Antibiotic drug discovery

Anti-microbial resistance (AMR) is an emerging threat to human health, and one of the greatest challenges facing the world currently.

According to the WHO: “A post-antibiotic era—in which common infections and minor injuries can kill—far from being an apocalyptic fantasy, is instead a very real possibility for the 21st century”.

Unfortunately, the problem is not improving, and no new antibiotic class has been developed in decades. The historical low cost and relatively short life-span of antibiotics have resulted in many companies moving away from antibiotic research due to poor economic return relative to investment.

Traditionally, natural products have been the feedstock of new and diverse antibiotics (e.g. penicillins). However, the success of antibiotics is dependent upon their availability. Typically isolated in minute quantities from nature, the foundation of a sustainable supply is vital. This challenge is further compounded by the fact that many natural antibiotics are incredibly complex and sophisticated molecules, rendering them impractical for large scale synthesis (see Chem Eur J 2016).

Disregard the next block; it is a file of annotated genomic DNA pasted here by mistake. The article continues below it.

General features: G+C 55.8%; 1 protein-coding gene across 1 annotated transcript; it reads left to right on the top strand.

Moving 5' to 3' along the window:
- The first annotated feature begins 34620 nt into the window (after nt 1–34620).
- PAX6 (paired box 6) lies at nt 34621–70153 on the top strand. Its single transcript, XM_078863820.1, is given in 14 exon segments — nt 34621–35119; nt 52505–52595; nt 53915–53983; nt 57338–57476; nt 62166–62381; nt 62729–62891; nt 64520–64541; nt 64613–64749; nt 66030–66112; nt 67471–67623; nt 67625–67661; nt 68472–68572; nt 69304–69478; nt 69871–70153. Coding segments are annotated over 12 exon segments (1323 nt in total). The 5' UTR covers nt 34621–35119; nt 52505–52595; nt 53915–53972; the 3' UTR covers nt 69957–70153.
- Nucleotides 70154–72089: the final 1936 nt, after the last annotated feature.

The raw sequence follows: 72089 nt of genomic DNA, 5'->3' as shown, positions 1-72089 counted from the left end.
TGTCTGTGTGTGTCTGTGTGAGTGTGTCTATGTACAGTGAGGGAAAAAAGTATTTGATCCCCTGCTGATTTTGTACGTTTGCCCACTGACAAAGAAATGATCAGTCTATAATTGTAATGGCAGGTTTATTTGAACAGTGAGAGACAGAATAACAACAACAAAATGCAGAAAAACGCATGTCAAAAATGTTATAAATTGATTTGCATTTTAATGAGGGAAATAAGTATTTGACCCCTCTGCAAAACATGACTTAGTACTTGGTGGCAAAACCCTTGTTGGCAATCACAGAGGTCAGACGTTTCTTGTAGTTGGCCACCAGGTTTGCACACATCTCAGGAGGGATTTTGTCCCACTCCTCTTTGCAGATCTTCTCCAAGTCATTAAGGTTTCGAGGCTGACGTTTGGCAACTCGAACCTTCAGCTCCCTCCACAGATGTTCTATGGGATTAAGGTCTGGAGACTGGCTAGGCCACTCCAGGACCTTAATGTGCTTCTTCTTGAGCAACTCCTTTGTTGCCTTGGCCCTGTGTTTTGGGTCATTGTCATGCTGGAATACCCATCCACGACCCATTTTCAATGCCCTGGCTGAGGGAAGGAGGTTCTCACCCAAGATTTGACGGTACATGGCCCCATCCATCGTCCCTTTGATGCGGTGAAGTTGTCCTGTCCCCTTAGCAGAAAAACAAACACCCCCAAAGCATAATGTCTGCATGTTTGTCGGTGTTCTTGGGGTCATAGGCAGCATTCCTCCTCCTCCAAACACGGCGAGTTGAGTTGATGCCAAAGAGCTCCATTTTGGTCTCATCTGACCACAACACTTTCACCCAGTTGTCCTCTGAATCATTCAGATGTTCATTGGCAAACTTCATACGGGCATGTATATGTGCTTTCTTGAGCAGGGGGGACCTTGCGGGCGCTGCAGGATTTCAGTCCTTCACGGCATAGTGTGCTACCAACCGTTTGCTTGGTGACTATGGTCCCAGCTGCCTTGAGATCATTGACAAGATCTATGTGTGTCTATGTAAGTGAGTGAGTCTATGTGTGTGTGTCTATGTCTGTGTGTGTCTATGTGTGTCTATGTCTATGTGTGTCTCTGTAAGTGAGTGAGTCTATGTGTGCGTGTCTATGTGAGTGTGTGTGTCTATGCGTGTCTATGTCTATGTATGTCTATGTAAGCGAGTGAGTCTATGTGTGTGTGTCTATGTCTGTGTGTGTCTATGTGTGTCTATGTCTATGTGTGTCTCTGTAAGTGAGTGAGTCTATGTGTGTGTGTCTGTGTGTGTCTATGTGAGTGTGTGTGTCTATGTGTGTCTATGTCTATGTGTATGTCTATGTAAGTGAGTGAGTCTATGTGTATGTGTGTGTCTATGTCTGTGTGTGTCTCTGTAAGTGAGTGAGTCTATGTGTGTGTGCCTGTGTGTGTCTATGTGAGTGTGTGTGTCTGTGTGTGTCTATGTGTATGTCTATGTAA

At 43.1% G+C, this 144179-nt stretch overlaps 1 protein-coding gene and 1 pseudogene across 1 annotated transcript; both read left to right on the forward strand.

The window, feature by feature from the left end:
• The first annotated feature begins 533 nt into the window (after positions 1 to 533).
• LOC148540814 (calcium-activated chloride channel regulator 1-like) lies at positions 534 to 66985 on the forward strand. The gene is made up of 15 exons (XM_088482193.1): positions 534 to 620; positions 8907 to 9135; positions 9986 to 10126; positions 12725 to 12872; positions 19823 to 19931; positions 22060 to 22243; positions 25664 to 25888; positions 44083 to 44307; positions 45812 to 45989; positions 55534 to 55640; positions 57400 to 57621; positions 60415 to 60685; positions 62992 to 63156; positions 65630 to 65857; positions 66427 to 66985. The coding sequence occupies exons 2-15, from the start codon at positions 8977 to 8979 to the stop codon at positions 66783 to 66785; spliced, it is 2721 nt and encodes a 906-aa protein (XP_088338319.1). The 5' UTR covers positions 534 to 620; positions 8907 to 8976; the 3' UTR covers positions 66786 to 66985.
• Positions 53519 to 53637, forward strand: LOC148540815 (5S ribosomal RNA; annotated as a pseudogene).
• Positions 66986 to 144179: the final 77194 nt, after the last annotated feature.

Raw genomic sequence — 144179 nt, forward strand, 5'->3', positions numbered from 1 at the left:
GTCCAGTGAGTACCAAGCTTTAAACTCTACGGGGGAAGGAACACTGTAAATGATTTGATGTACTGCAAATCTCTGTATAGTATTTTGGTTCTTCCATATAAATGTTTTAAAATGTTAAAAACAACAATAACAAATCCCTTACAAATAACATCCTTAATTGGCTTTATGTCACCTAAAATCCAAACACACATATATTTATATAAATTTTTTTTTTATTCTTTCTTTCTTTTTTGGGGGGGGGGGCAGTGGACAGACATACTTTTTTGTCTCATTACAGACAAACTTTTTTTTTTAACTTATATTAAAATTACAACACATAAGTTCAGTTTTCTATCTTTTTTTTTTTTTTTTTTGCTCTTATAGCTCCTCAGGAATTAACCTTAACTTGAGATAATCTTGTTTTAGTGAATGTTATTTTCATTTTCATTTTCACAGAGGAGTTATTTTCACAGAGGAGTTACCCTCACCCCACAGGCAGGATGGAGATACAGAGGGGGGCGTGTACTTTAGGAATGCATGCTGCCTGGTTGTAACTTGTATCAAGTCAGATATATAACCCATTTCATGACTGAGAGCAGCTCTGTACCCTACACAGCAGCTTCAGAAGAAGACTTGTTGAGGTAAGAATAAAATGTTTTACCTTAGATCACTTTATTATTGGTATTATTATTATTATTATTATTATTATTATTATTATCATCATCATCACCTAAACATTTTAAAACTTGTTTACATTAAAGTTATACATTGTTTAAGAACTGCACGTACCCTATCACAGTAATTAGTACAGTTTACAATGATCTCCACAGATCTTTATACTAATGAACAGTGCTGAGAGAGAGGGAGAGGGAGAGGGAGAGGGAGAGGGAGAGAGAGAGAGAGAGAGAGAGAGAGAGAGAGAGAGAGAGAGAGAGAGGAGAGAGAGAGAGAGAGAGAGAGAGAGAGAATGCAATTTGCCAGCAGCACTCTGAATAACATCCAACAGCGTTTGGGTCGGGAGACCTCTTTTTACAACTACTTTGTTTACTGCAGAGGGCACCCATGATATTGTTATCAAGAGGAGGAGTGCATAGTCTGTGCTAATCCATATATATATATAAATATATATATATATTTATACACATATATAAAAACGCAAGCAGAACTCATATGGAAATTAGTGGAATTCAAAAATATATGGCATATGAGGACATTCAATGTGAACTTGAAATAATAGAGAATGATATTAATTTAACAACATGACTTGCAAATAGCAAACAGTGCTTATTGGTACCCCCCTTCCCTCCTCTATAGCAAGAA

Rather than pinning all hopes on discovering new antibiotics; a process that is likely to take decades before they reach the clinic, a realistic short-to-medium-term solution is to re-engineer existing, readily available drugs such that they are not susceptible to existing resistance mechanisms. This approach will facilitate a “shortcut to the clinic” by fast-tracking toxicological and clinical trials given prior knowledge of the particular antibiotic class.

In the Moses group, we are developing a novel approach to help fight anti-microbial resistance by employing click chemistry as a tool to reengineer antibiotics to overcome currently known resistance mechanisms.